When time stands still, where do you go and what do you do?

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  • http://jonstolpe.com/ Jon Stolpe

    I have traveled to Guatemala the past three summers to a village called Xenacoj. Each time I have been there, I have been struck by how refreshing it is to slow down. I hope to return there soon. In the meantime, I’m learning to find opportunities to slow down in the rush, rush, rush of life here in America.

    • http://www.trailreflections.com/ Chris Peek

      Very cool, Jon. I’m glad you have gotten a chance to experience trips overseas. Each time I have left the country, I am struck by the pace of life in other countries. In Australia, we stopped and had tea each day. In Thailand, people sat around outside and talked together. Even just traveling briefly into Mexico, the pace is noticeably slower. We could learn a lot about pace of life by other cultures.

  • http://sparkvoice.wordpress.com/ DS

    We love walking – whether it’s the mountains (although we’re challenged in SE Texas), forests, or a local neighborhood we find that it allows us to talk and listen to one another. That connection is vital to our relationship.

    • http://www.trailreflections.com/ Chris Peek

      David, there is something about walking on a trail that causes us to dive deeper and grow in relationship. Glad you are intentionally making that a part of your life, even in flat SE Texas!

  • http://countingmyblessings.com/ BlessingCounter – Deb Wolf

    We are blessed to have the woods come up to the back of our house. So our still place is on our patio or sitting in our family room. We love it! Slowing our pace allows us to listen for the Lord and to each other. Great reminder.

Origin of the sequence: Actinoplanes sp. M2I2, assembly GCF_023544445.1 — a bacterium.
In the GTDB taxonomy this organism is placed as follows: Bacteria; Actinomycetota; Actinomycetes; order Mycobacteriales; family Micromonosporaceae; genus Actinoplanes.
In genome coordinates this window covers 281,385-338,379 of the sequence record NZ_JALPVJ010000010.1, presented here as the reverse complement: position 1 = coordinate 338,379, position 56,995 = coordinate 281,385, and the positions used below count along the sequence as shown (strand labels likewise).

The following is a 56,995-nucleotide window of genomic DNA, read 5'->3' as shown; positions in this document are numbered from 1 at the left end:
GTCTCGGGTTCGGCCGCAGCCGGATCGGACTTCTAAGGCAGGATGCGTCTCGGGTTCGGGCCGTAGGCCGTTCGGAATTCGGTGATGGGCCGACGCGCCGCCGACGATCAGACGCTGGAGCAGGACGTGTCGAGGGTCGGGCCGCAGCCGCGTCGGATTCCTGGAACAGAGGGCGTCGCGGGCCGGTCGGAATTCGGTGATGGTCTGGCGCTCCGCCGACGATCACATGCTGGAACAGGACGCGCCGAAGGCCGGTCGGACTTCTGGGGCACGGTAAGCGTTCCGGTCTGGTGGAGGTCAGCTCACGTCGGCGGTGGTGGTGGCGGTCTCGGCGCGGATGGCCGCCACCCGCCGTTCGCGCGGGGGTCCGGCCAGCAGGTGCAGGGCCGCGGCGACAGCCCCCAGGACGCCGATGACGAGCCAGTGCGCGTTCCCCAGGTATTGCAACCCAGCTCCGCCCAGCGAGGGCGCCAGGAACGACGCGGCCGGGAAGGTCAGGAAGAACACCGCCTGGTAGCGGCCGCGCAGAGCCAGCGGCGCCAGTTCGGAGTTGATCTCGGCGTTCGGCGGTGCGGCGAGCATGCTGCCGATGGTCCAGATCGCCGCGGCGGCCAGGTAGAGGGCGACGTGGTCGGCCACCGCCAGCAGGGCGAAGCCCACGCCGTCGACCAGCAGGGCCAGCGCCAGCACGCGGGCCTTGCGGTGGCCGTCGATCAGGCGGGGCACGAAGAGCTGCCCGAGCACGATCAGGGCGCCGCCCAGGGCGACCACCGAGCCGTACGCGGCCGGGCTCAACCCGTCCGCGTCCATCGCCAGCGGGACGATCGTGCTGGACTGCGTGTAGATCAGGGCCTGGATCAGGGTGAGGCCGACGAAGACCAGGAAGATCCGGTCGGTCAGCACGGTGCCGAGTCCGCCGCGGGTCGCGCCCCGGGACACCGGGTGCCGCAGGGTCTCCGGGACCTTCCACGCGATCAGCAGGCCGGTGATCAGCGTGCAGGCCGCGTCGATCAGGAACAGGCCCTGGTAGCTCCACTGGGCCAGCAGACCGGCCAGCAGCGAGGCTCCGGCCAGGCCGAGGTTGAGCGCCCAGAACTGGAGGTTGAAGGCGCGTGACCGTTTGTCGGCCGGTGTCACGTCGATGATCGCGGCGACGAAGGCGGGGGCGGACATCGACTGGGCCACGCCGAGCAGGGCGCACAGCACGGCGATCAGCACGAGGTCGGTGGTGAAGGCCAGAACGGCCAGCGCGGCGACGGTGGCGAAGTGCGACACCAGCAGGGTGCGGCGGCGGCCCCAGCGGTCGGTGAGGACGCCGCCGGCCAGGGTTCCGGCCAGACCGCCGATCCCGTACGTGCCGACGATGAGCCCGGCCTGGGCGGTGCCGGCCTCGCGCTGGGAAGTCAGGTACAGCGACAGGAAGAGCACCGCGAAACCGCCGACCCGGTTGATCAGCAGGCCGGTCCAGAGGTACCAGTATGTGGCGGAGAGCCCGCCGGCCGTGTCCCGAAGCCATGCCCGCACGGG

• http://www.trailreflections.com/ Chris Peek

      That sounds wonderful, Deb. The woods provide that perfect stillness for spending time in God’s presence.

  • http://www.struggletovictory.com/ Kari Scare

    To “intentionally carving out time to go where time stands still” really gets at the heart of God, I believe, because it allows us to connect with Him more intimately and with each other as well. And doing so fulfills the greatest commandment to love Him and love others. When in Chicago a while back, I noticed how my husband and I were able to be so totally alone together even while surrounded by tons of people. While that was fitting for us focusing on one another, I was also struck by how lonely life can get in that setting. So, going where time stands still for the purpose of true connection is one of the best ways I know to ward off loneliness, and I am determined to make doing so a regular habit, not just on vacations.

    • http://www.trailreflections.com/ Chris Peek

      Exactly Kari. It’s hard to love Him and love others when our plates are consistently full. It’s striking what a lonely place the city can be – surrounded by millions of people and yet we can be completely lonely inside. It’s ironic how many interactions we can have with 10-20 people on a hiking trail, yet how few we can have while walking by hundreds, if not thousands, on the streets of Chicago.